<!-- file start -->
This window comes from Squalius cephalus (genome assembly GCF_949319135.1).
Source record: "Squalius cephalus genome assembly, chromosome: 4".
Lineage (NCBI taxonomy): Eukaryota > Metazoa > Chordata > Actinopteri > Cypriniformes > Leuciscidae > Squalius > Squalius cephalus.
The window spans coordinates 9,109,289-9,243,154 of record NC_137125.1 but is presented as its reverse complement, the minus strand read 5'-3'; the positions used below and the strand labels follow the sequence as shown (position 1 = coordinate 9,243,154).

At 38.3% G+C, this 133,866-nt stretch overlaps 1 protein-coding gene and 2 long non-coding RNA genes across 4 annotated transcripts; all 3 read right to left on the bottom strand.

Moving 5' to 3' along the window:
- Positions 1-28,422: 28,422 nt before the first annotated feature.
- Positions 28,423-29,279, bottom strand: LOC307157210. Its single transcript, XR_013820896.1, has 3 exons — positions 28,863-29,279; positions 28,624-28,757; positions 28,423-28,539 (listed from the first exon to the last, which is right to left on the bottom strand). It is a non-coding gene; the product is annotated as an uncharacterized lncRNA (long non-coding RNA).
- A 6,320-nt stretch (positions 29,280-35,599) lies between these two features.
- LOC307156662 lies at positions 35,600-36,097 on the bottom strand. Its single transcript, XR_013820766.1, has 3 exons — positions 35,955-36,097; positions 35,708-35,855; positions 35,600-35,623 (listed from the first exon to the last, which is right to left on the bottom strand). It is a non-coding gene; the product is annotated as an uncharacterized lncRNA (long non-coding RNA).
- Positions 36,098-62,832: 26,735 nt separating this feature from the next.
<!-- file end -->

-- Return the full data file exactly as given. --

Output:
This window comes from Squalius cephalus (genome assembly GCF_949319135.1).
Source record: "Squalius cephalus genome assembly, chromosome: 4".
Lineage (NCBI taxonomy): Eukaryota > Metazoa > Chordata > Actinopteri > Cypriniformes > Leuciscidae > Squalius > Squalius cephalus.
The window spans coordinates 9,109,289-9,243,154 of record NC_137125.1 but is presented as its reverse complement, the minus strand read 5'-3'; the positions used below and the strand labels follow the sequence as shown (position 1 = coordinate 9,243,154).

At 38.3% G+C, this 133,866-nt stretch overlaps 1 protein-coding gene and 2 long non-coding RNA genes across 4 annotated transcripts; all 3 read right to left on the bottom strand.

Moving 5' to 3' along the window:
- Positions 1-28,422: 28,422 nt before the first annotated feature.
- Positions 28,423-29,279, bottom strand: LOC307157210. Its single transcript, XR_013820896.1, has 3 exons — positions 28,863-29,279; positions 28,624-28,757; positions 28,423-28,539 (listed from the first exon to the last, which is right to left on the bottom strand). It is a non-coding gene; the product is annotated as an uncharacterized lncRNA (long non-coding RNA).
- A 6,320-nt stretch (positions 29,280-35,599) lies between these two features.
- LOC307156662 lies at positions 35,600-36,097 on the bottom strand. Its single transcript, XR_013820766.1, has 3 exons — positions 35,955-36,097; positions 35,708-35,855; positions 35,600-35,623 (listed from the first exon to the last, which is right to left on the bottom strand). It is a non-coding gene; the product is annotated as an uncharacterized lncRNA (long non-coding RNA).
- Positions 36,098-62,832: 26,735 nt separating this feature from the next.